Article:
The treatment of people suffering from persistent pain presents a unique challenge for the clinician, but can also be uniquely fulfilling. As any clinician will tell you, persistent pain has been on the rise across the developed world. Making meaningful improvements in recovery can often be difficult, especially when operating within a primarily biomedical paradigm. It is clear that clinicians need better strategies and tools to assist these individuals.
The human body and mind are incredibly strong and adaptable. This basic premise will guide us as we explore how to build resiliency and improve function in people living with pain. The course will cover how to improve higher-order skills to nurture therapeutic alliance and motivate active engagement in recovery. We will also learn the basics of how to calm down the sensitive nervous system and how to avoid imparting nocebo to our patients. We will focus primarily on how to build up a person’s resiliency and tolerance for meaningful activities in their life, with emphasis on building confidence and independence.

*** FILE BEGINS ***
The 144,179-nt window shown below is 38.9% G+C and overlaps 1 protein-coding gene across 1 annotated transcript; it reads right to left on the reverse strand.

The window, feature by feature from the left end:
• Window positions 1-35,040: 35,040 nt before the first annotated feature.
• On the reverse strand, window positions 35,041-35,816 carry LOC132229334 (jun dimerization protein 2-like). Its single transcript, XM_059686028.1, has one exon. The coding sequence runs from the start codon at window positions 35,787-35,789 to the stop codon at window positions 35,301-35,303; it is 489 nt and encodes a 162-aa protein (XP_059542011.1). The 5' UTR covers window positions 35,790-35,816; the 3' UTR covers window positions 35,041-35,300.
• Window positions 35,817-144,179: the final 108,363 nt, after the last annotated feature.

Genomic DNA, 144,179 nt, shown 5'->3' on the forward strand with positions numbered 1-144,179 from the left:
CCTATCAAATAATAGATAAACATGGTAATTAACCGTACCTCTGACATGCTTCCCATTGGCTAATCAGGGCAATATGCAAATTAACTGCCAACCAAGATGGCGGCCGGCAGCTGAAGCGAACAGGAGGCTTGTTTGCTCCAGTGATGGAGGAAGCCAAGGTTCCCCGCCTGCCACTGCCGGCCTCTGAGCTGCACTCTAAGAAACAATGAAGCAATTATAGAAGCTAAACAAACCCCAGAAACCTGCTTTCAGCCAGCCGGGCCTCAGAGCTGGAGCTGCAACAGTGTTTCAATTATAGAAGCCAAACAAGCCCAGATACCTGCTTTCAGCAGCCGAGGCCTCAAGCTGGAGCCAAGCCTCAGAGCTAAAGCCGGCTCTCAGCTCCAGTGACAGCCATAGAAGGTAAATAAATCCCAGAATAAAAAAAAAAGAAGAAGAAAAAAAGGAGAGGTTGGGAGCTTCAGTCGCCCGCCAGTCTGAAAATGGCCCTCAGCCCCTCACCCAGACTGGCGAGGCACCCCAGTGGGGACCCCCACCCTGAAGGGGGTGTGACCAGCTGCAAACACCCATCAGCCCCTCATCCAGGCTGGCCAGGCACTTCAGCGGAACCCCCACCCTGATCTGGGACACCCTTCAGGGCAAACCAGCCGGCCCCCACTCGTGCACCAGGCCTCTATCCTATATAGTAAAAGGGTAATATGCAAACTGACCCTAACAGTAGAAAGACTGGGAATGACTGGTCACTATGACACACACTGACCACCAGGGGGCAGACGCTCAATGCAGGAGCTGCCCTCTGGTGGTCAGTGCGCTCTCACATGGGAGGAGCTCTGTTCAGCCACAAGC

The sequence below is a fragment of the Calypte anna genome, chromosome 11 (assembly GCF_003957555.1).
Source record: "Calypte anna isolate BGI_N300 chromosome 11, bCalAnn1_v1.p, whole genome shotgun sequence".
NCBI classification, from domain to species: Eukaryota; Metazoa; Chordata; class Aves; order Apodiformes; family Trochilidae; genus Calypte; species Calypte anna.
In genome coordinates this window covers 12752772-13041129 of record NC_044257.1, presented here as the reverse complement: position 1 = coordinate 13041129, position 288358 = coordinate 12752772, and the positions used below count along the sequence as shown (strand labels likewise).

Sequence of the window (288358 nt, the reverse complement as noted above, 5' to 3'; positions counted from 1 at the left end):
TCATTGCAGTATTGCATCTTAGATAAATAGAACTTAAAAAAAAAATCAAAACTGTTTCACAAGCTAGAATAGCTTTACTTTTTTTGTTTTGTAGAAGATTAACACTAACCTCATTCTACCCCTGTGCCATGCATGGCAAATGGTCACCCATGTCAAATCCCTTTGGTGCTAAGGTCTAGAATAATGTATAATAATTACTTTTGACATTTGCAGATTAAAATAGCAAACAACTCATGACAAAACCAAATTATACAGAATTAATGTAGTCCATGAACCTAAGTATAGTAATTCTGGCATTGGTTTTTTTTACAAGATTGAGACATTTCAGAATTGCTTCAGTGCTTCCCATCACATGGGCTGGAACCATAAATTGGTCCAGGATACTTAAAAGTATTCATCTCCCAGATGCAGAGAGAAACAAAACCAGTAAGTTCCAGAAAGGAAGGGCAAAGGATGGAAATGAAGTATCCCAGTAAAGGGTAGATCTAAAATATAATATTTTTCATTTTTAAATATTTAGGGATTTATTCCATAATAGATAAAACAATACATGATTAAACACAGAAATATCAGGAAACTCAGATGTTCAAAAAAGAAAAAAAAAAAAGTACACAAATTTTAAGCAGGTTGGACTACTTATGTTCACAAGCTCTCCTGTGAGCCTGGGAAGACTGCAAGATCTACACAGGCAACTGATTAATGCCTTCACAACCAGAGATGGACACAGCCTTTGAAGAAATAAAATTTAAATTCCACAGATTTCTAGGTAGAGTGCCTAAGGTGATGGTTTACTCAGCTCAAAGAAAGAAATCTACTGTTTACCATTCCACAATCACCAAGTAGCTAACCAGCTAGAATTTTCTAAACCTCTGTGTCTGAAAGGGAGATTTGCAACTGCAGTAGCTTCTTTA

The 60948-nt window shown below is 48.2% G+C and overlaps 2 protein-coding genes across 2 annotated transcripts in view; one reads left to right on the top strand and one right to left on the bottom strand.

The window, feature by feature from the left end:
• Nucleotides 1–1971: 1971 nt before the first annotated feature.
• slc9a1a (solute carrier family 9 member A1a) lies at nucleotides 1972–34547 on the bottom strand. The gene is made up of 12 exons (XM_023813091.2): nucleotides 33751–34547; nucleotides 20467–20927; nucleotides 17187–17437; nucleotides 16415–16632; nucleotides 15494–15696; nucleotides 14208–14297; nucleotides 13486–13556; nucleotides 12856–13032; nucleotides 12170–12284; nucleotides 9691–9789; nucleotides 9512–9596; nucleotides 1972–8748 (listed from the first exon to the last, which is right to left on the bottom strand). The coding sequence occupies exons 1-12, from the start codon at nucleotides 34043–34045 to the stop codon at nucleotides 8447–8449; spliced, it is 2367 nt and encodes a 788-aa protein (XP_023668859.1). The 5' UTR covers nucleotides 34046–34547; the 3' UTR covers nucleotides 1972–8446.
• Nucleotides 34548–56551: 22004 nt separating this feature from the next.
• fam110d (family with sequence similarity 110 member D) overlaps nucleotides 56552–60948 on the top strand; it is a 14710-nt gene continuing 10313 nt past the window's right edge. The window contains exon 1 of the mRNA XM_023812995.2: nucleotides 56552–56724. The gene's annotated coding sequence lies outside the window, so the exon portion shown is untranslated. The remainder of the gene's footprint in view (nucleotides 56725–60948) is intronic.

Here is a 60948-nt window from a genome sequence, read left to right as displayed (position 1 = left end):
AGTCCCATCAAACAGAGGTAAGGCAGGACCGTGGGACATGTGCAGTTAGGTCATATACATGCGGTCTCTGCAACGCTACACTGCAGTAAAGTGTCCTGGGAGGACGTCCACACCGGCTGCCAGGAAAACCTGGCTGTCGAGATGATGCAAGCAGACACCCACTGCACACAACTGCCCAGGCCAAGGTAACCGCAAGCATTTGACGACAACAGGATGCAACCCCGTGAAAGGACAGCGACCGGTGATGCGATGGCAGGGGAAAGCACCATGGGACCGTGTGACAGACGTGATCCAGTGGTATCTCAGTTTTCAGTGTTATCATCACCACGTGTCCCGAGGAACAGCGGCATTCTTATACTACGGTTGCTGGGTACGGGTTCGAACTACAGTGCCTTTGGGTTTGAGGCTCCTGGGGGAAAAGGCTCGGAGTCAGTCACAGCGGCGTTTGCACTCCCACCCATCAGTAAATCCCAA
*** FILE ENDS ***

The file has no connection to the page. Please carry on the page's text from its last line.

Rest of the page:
Content will include a heavy focus on practical clinical management of people living with persistent pain, including strategies to decrease nervous system hypersensitivity in order to decrease pain and to maximize functional recovery. This course is not intended to teach clinicians to perform pain neuroscience education (PNE); rather, it will focus on incorporating pain science principles to encourage paradigm shifts in the clinical management of this challenging but rewarding population. This will be an interactive course where clinicians can come together to grow in our mutual understanding of how to best help those with persistent pain take control of their lives and move towards meaningful recovery.